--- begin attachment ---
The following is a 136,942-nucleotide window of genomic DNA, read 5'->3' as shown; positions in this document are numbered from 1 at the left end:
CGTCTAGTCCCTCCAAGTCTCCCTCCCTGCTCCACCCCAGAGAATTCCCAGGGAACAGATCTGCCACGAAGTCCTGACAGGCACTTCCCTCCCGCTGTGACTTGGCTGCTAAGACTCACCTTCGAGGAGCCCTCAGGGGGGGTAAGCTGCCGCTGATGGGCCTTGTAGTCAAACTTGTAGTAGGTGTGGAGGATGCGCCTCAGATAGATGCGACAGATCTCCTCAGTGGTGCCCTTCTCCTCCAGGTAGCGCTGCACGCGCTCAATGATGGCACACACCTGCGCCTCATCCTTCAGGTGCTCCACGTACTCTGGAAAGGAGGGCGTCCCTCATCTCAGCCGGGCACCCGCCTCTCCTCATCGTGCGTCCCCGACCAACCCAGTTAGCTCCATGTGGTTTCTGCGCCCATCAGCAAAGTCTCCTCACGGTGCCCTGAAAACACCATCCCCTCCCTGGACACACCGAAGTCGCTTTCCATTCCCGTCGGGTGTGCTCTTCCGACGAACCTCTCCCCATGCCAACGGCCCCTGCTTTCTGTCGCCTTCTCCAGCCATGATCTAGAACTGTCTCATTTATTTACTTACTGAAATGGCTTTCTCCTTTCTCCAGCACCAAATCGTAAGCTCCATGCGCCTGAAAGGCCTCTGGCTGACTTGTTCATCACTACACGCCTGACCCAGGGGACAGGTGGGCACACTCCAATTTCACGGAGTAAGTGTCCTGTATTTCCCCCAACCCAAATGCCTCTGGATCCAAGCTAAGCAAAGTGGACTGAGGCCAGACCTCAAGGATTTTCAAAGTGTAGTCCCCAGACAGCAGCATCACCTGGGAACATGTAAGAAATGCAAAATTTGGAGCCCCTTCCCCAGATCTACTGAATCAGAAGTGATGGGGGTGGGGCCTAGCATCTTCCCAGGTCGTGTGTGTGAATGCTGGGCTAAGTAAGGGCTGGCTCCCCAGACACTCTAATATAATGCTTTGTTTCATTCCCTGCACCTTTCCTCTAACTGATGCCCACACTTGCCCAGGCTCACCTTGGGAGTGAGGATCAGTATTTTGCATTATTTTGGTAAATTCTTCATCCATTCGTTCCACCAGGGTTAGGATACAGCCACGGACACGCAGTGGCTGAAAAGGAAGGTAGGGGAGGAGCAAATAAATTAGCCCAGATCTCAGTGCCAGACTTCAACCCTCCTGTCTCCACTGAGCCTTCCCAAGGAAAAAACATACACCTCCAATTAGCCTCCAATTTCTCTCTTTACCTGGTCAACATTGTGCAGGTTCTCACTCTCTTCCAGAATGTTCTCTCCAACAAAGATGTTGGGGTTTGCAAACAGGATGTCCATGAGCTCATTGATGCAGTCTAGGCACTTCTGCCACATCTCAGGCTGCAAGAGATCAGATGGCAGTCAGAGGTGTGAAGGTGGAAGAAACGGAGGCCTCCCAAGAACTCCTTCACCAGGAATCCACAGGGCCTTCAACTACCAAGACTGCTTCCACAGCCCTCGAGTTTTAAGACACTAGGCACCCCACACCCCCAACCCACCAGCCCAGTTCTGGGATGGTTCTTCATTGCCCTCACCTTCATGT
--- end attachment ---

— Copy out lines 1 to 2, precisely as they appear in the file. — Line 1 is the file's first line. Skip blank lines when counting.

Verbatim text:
The following is a 136,942-nucleotide window of genomic DNA, read 5'->3' as shown; positions in this document are numbered from 1 at the left end:
CGTCTAGTCCCTCCAAGTCTCCCTCCCTGCTCCACCCCAGAGAATTCCCAGGGAACAGATCTGCCACGAAGTCCTGACAGGCACTTCCCTCCCGCTGTGACTTGGCTGCTAAGACTCACCTTCGAGGAGCCCTCAGGGGGGGTAAGCTGCCGCTGATGGGCCTTGTAGTCAAACTTGTAGTAGGTGTGGAGGATGCGCCTCAGATAGATGCGACAGATCTCCTCAGTGGTGCCCTTCTCCTCCAGGTAGCGCTGCACGCGCTCAATGATGGCACACACCTGCGCCTCATCCTTCAGGTGCTCCACGTACTCTGGAAAGGAGGGCGTCCCTCATCTCAGCCGGGCACCCGCCTCTCCTCATCGTGCGTCCCCGACCAACCCAGTTAGCTCCATGTGGTTTCTGCGCCCATCAGCAAAGTCTCCTCACGGTGCCCTGAAAACACCATCCCCTCCCTGGACACACCGAAGTCGCTTTCCATTCCCGTCGGGTGTGCTCTTCCGACGAACCTCTCCCCATGCCAACGGCCCCTGCTTTCTGTCGCCTTCTCCAGCCATGATCTAGAACTGTCTCATTTATTTACTTACTGAAATGGCTTTCTCCTTTCTCCAGCACCAAATCGTAAGCTCCATGCGCCTGAAAGGCCTCTGGCTGACTTGTTCATCACTACACGCCTGACCCAGGGGACAGGTGGGCACACTCCAATTTCACGGAGTAAGTGTCCTGTATTTCCCCCAACCCAAATGCCTCTGGATCCAAGCTAAGCAAAGTGGACTGAGGCCAGACCTCAAGGATTTTCAAAGTGTAGTCCCCAGACAGCAGCATCACCTGGGAACATGTAAGAAATGCAAAATTTGGAGCCCCTTCCCCAGATCTACTGAATCAGAAGTGATGGGGGTGGGGCCTAGCATCTTCCCAGGTCGTGTGTGTGAATGCTGGGCTAAGTAAGGGCTGGCTCCCCAGACACTCTAATATAATGCTTTGTTTCATTCCCTGCACCTTTCCTCTAACTGATGCCCACACTTGCCCAGGCTCACCTTGGGAGTGAGGATCAGTATTTTGCATTATTTTGGTAAATTCTTCATCCATTCGTTCCACCAGGGTTAGGATACAGCCACGGACACGCAGTGGCTGAAAAGGAAGGTAGGGGAGGAGCAAATAAATTAGCCCAGATCTCAGTGCCAGACTTCAACCCTCCTGTCTCCACTGAGCCTTCCCAAGGAAAAAACATACACCTCCAATTAGCCTCCAATTTCTCTCTTTACCTGGTCAACATTGTGCAGGTTCTCACTCTCTTCCAGAATGTTCTCTCCAACAAAGATGTTGGGGTTTGCAAACAGGATGTCCATGAGCTCATTGATGCAGTCTAGGCACTTCTGCCACATCTCAGGCTGCAAGAGATCAGATGGCAGTCAGAGGTGTGAAGGTGGAAGAAACGGAGGCCTCCCAAGAACTCCTTCACCAGGAATCCACAGGGCCTTCAACTACCAAGACTGCTTCCACAGCCCTCGAGTTTTAAGACACTAGGCACCCCACACCCCCAACCCACCAGCCCAGTTCTGGGATGGTTCTTCATTGCCCTCACCTTCATGT